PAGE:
Back injuries can cause more than pain for workers. Heavy laborers, construction workers, health care professionals, and office workers alike may lose time from work after suffering a back injury. A herniated disk, for instance, can involve a wide range of symptoms that can impact productivity and even keep a worker off the clock for an extended period of time.
A herniated disk can press against nerves in the spine causing serious pain and other symptoms. In rare cases, the problematic disc can press against a region in the spinal cord known as the cauda equina, which may require emergency surgery to avoid various levels of paralysis. Disk injuries may develop over a period of time due to repetitive stress and strain from pulling, lifting heavy objects, twisting and other movements of the back. Disks may rupture due to an accident. In some situations, degeneration and a discreet accident may result is a back injury.
Recognizing The Signs Of Disk Injury
Symptoms of a herniated disk can vary from patient to patient, especially related to the degree of injury or the location of the herniation in the back and spine. Symptoms of a herniated disk may include:
Weakness And Difficulties In Movement - The muscles in the back may become weak due to a spinal injury. Weakness in the muscles can, in turn, result in impaired movement or response time. Stumbling, or the inability to hang on to heavier objects may be symptoms of a disk injury.
Pain In The Limbs - The nerves in the upper back typically serve the upper part of the body and the arms. Similarly, the nerves in the lower spine serve the lower region of the body. While pain in the back may be linked to a disk injury, patients may feel pain in the shoulders, arms and hand for upper back injuries. Lower back herniations may result in a pain in the rear, the legs or feet. Pain may be severe, and may also seem to radiate in some cases.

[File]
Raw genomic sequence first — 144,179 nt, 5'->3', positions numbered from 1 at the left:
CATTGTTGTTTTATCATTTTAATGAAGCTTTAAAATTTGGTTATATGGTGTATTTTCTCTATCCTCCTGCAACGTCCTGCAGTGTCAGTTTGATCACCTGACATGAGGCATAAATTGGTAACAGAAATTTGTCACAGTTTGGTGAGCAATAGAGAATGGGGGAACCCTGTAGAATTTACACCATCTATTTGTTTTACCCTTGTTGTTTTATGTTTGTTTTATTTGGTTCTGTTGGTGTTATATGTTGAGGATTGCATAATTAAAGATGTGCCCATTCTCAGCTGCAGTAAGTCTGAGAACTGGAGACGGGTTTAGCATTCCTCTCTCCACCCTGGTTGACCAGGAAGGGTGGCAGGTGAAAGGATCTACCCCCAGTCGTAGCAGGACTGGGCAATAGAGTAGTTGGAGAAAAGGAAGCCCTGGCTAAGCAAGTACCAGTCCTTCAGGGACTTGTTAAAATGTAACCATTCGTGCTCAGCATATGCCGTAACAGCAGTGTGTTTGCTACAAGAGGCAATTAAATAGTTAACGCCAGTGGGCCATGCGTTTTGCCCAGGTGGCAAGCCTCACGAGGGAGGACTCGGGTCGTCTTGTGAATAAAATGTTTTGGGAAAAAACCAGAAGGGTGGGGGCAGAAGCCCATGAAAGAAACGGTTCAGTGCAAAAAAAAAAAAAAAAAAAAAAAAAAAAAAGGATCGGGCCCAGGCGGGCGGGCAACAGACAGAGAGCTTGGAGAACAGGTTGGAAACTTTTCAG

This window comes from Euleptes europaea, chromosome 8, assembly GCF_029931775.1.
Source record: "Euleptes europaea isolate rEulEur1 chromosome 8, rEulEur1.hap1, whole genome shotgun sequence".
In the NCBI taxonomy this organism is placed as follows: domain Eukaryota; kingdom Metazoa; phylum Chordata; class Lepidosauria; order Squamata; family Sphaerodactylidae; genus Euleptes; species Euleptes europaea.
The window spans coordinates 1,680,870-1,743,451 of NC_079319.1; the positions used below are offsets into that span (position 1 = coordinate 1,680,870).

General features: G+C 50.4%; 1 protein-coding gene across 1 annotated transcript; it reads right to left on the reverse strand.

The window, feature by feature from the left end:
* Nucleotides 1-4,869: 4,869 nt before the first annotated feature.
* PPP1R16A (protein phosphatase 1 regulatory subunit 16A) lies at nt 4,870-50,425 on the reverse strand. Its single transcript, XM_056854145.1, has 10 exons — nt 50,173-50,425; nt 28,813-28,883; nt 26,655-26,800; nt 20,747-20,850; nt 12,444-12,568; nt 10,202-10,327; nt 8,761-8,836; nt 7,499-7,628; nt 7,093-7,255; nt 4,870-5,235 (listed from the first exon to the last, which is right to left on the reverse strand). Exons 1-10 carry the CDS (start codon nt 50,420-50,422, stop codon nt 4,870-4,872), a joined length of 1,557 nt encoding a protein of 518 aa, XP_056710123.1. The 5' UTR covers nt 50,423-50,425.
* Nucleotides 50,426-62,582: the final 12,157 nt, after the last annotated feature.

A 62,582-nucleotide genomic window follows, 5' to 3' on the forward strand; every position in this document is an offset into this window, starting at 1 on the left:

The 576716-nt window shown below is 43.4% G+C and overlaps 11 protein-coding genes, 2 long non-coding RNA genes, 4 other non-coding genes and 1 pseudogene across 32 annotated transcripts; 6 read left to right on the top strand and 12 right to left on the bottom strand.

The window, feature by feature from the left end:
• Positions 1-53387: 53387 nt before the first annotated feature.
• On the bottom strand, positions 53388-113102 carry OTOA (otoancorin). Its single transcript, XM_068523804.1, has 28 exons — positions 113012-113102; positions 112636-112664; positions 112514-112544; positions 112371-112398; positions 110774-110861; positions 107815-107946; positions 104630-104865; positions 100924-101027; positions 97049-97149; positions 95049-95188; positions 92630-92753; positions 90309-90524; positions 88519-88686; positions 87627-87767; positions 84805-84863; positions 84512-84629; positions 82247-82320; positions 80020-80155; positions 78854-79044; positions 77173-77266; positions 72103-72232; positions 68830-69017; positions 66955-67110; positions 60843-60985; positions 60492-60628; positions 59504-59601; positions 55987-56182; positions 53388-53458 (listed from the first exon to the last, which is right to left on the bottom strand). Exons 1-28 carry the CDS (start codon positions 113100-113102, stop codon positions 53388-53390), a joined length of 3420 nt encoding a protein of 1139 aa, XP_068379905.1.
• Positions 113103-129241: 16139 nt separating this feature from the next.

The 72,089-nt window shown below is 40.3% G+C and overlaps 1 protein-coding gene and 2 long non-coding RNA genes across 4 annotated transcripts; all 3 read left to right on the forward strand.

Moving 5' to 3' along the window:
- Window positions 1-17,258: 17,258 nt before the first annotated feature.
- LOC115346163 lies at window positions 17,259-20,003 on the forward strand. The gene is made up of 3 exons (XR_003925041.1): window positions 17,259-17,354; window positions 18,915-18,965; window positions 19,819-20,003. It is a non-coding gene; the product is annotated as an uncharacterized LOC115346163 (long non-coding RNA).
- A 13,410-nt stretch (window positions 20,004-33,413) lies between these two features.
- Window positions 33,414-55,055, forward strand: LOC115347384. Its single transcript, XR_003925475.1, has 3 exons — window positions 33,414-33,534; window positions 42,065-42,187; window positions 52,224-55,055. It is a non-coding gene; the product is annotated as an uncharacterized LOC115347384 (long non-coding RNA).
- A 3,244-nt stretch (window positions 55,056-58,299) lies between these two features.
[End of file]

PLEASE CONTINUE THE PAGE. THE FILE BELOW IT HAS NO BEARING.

Tingling Or Numbness - Many workers may understand that a pinched nerve can involve intense pain. However, a disk injury can also cause a tingling sensation in the fingers, arms, legs or feet, depending on the location of the injury.
Treatment for a herniated disk may require more than simple rest. Pain relievers, muscle relaxants, cortisone shots, physical therapy and surgery are potential treatment protocols. Surgery may involve a diskectomy or possible spinal fusion. For workers who have suffered a herniated disc or other back injury while on the job, workers' compensation benefits may be a vital resource. Reporting the injury to your employer, seeking a diagnosis and proper medical care, and obtaining guidance from a lawyer can help workers to protect their ability to seek workers' compensation benefits.